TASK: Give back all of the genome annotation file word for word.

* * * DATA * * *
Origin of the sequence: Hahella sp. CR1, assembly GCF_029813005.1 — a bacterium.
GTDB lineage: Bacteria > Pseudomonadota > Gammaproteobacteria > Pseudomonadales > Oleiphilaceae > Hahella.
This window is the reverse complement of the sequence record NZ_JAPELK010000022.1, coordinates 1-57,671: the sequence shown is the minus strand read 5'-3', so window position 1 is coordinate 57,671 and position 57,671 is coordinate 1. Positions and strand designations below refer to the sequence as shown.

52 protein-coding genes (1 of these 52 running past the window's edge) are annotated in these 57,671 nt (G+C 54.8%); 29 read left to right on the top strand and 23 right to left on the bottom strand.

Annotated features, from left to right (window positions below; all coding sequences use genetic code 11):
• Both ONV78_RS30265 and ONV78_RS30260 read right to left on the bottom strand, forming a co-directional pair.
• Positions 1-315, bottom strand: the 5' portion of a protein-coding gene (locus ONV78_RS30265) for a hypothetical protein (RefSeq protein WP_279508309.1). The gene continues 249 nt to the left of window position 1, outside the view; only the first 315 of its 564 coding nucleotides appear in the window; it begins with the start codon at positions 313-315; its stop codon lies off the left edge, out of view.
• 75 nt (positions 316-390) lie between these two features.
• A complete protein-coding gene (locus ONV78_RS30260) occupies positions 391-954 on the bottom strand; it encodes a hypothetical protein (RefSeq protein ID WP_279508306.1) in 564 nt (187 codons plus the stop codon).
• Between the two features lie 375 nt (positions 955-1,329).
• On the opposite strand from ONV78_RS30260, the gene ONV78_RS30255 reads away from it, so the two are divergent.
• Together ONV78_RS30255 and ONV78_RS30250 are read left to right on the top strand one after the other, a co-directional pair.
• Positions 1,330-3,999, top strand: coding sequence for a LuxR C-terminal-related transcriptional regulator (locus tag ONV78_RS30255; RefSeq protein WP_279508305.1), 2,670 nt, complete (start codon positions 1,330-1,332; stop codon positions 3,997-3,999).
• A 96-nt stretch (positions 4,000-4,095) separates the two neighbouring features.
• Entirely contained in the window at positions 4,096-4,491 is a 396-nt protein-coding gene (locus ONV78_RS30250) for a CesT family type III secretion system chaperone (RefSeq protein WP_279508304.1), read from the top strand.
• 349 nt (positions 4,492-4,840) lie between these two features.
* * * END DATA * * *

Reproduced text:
Origin of the sequence: Hahella sp. CR1, assembly GCF_029813005.1 — a bacterium.
GTDB lineage: Bacteria > Pseudomonadota > Gammaproteobacteria > Pseudomonadales > Oleiphilaceae > Hahella.
This window is the reverse complement of the sequence record NZ_JAPELK010000022.1, coordinates 1-57,671: the sequence shown is the minus strand read 5'-3', so window position 1 is coordinate 57,671 and position 57,671 is coordinate 1. Positions and strand designations below refer to the sequence as shown.

52 protein-coding genes (1 of these 52 running past the window's edge) are annotated in these 57,671 nt (G+C 54.8%); 29 read left to right on the top strand and 23 right to left on the bottom strand.

Annotated features, from left to right (window positions below; all coding sequences use genetic code 11):
• Both ONV78_RS30265 and ONV78_RS30260 read right to left on the bottom strand, forming a co-directional pair.
• Positions 1-315, bottom strand: the 5' portion of a protein-coding gene (locus ONV78_RS30265) for a hypothetical protein (RefSeq protein WP_279508309.1). The gene continues 249 nt to the left of window position 1, outside the view; only the first 315 of its 564 coding nucleotides appear in the window; it begins with the start codon at positions 313-315; its stop codon lies off the left edge, out of view.
• 75 nt (positions 316-390) lie between these two features.
• A complete protein-coding gene (locus ONV78_RS30260) occupies positions 391-954 on the bottom strand; it encodes a hypothetical protein (RefSeq protein ID WP_279508306.1) in 564 nt (187 codons plus the stop codon).
• Between the two features lie 375 nt (positions 955-1,329).
• On the opposite strand from ONV78_RS30260, the gene ONV78_RS30255 reads away from it, so the two are divergent.
• Together ONV78_RS30255 and ONV78_RS30250 are read left to right on the top strand one after the other, a co-directional pair.
• Positions 1,330-3,999, top strand: coding sequence for a LuxR C-terminal-related transcriptional regulator (locus tag ONV78_RS30255; RefSeq protein WP_279508305.1), 2,670 nt, complete (start codon positions 1,330-1,332; stop codon positions 3,997-3,999).
• A 96-nt stretch (positions 4,000-4,095) separates the two neighbouring features.
• Entirely contained in the window at positions 4,096-4,491 is a 396-nt protein-coding gene (locus ONV78_RS30250) for a CesT family type III secretion system chaperone (RefSeq protein WP_279508304.1), read from the top strand.
• 349 nt (positions 4,492-4,840) lie between these two features.